Eighties stars Tony Hadley and Kim Wilde sang their way into the record books on Sunday after together performing the highest ever concert on a jumbo jet. The Spandau Ballet member and the Kids in America singer put on an acoustic show for 128 passengers on a Boeing 767 aircraft at 13,000 metres (43,000 feet) for Comic Relief. The duo, who were joined by fellow 1980s acts Bananarama and Go West, beat the previous world record of 12,825 metres (42,080 feet) held by singer James Blunt.
Passengers also managed to set a second world record on the British Airways flight by performing the highest ever Harlem Shake. The internet craze, in which a group of people dance to a short excerpt from the song Harlem Shake, has swept the globe after thousands of videos were uploaded to YouTube.
Wilde, who recently became an unexpected internet sensation after a video of her serenading commuters on a train went viral, said: "I'm becoming an old hand at performing on public transport, in fact I'm getting a bit of a taste for it, so when British Airways asked me to play at 43,000ft I simply couldn't resist. It was great fun and I'm proud to have been a part of it."
Hadley, 52, added: "I'm very excited to be in the Guinness Book of Records, it's quite an amazing feat to be part of. It's really great that British Airways has put this event on, which has raised thousands of pounds for Flying Start."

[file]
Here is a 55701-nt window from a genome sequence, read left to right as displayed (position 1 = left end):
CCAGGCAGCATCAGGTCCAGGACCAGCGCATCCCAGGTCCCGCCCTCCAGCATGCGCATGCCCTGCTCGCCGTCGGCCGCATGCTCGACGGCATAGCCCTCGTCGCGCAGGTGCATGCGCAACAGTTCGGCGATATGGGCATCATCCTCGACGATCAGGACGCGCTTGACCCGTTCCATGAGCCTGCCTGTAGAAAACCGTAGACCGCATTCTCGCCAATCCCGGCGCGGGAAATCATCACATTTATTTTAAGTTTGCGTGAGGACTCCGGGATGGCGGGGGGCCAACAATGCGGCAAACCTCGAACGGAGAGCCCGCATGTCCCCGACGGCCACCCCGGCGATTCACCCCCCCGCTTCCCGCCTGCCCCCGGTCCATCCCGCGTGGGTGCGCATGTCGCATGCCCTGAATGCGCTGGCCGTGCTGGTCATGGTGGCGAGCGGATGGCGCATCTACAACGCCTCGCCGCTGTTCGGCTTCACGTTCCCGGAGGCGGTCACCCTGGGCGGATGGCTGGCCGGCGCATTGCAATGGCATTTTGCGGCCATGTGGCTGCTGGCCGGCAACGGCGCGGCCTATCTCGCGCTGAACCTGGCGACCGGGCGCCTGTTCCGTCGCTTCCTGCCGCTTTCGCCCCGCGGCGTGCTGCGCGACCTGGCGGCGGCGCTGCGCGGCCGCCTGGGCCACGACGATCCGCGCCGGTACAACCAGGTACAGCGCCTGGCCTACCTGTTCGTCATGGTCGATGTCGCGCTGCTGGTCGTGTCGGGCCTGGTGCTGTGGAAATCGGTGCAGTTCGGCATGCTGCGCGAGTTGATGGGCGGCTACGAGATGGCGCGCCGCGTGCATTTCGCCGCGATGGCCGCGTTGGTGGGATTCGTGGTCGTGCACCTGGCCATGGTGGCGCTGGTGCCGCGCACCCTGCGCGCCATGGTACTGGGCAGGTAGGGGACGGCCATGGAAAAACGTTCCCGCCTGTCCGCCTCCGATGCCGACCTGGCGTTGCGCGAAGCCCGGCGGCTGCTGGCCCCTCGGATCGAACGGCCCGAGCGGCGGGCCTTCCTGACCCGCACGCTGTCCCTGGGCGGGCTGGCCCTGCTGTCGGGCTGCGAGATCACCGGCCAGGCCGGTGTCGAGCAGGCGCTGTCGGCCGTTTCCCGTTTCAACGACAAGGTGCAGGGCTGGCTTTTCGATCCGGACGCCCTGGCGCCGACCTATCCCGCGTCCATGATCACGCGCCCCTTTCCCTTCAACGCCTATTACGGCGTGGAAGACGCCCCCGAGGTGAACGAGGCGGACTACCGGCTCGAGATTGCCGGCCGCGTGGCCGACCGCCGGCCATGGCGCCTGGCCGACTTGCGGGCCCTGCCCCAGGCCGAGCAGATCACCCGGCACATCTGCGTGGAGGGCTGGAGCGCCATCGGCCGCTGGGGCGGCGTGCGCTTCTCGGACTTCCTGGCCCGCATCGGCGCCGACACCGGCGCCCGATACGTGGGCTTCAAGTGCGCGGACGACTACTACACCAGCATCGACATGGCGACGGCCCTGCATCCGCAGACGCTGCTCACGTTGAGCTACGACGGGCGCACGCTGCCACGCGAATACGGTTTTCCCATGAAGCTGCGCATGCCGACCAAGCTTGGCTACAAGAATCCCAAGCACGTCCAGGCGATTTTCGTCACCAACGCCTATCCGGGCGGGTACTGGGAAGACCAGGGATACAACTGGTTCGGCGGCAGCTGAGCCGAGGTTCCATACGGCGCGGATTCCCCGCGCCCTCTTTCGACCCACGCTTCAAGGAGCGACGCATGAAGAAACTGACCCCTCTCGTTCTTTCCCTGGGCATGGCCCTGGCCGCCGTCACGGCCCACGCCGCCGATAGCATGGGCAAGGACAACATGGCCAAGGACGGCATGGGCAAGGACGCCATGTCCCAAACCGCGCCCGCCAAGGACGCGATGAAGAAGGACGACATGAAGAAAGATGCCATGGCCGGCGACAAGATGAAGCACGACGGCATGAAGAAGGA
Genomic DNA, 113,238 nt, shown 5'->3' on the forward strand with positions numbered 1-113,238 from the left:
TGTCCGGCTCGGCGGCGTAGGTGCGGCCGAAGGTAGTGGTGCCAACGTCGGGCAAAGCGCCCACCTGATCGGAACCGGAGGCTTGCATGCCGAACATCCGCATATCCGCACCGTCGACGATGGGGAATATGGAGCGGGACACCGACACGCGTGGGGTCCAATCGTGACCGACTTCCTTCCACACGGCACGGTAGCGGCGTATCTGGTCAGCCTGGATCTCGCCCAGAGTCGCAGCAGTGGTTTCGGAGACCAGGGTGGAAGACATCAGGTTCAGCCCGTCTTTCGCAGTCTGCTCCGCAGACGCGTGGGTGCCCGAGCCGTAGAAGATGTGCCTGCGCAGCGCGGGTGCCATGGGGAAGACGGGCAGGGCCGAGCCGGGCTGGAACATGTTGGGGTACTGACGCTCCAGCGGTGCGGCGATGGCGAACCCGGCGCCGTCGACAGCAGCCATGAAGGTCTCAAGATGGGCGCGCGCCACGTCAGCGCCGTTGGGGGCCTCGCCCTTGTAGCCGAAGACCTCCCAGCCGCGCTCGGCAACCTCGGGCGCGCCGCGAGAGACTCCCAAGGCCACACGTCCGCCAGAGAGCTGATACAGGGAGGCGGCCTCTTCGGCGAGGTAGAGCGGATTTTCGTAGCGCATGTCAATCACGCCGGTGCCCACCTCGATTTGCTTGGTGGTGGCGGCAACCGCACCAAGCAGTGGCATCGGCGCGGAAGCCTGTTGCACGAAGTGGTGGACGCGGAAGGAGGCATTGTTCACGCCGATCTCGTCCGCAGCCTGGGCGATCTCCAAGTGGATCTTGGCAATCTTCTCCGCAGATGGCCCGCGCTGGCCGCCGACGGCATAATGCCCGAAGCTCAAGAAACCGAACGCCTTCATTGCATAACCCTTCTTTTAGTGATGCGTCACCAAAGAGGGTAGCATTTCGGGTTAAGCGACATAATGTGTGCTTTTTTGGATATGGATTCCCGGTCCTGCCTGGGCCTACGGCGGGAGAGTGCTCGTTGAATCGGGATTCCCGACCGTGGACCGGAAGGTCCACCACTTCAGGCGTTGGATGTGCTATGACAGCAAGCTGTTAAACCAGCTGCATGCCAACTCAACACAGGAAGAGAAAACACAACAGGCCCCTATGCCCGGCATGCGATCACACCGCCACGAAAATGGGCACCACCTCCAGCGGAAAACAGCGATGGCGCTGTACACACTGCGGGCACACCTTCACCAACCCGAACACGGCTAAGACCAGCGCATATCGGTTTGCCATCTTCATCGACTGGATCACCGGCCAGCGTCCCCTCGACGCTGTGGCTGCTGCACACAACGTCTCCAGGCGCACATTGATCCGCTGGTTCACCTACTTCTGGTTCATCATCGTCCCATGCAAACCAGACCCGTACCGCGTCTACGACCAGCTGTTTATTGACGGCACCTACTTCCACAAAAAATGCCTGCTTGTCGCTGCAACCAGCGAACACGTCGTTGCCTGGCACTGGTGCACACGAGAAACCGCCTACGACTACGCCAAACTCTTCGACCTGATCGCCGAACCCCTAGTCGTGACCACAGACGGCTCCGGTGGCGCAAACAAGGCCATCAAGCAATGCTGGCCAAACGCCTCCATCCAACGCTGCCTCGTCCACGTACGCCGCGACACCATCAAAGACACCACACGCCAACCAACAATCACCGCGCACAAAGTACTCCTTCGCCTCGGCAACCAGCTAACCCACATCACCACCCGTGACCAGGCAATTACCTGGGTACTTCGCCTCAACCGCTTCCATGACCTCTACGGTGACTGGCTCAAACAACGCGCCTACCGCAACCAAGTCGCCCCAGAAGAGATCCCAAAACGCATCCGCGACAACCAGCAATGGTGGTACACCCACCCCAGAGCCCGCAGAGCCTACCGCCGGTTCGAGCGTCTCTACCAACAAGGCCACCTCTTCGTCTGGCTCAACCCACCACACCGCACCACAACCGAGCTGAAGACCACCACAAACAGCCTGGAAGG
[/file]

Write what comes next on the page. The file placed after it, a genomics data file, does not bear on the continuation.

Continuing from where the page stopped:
EastEnders actor Shane Richie hosted the 80s Gig in the Sky to celebrate 25 years of Red Nose Day. In that time, British Airways has raised more than £4.5m for Flying Start, the airline's charity partnership with Comic Relief.
The artists, who had to perform a 15-minute set accompanied by musical instruments, played for 22 minutes and 36 seconds at 13,000 metres.
Assisted by her brother on the guitar, Wilde sang her hits You Came, You Keep Me Hangin' On and Kids in America, while Hadley performed acoustic renditions of True, Gold and a cover of Queen's Crazy Little Thing Called Love.
Passengers were served with canapes inspired by British Airways menus from 1988, while cabin crew donned original 1980s Roland Klein uniforms.
Keith Williams, British Airways' chief executive, said: "I've visited a number of Comic Relief-funded projects and know how important it is to continue to raise money for our Flying Start partnership. The 80s Gig in the Sky is just one of the great fundraising initiatives that our teams have been working on. Many congratulations to everyone involved for this fantastic achievement."